The Federal Reserve should wait several more months to make sure the economy is on track, the Atlanta Federal Reserve Bank president said on Friday.
Dennis Lockhart, the Atlanta Fed president and a non-voting member of the Federal Open Market Committee, said that he is still "a little cautious" in declaring that recent economic data is conclusive evidence that the economy will maintain a strong trajectory.
He also said that he is watching a broader range of indicators than simply unemployment, including paying specific attention to the numbers of marginally attached and involuntary part-time workers.
Lockhart also addressed concerns about possible consequences of the Fed's actions, saying he is "not concerned that we're going to see a rapid ratcheting up of the inflaiton rate, and having it get out of hand."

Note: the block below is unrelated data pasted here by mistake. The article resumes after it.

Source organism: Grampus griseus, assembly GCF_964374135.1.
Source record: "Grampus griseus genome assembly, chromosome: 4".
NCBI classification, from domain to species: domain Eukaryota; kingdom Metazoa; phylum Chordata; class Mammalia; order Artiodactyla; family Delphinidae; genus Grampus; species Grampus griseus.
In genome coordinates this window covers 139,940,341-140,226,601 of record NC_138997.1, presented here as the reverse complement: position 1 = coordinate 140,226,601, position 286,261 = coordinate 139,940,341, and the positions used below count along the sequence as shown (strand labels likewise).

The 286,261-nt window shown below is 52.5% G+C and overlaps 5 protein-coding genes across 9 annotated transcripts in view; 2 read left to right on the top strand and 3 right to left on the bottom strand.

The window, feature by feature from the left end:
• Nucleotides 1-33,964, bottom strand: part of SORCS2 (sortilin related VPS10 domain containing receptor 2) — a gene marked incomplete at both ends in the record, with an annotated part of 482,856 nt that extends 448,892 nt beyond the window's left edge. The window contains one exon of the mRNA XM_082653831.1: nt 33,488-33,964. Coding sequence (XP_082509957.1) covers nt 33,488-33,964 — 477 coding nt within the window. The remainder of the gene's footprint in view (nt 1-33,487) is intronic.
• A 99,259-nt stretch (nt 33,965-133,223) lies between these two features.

As for concerns about bubbles in the U.S. equities, Lockhart acknowledged that some markets "seem to be very highly valued," but said that the financial system is stronger than it was before the recession.
"2014 is not 2007. I think there are dynamics of market correction that mean that using monetary policy in some way to kind of intervene on these very highly valued markets doesn't make sense to me," Lockhart said.
Finally, Lockhart said he is a "mid-2015-er," meaning that he expects that "conditions will probably come together" in the middle of next year for the Fed to begin to raise rates. He did, however, say he would support earlier action if economic data consistently exceeds expectations.
—By CNBC's Everett Rosenfeld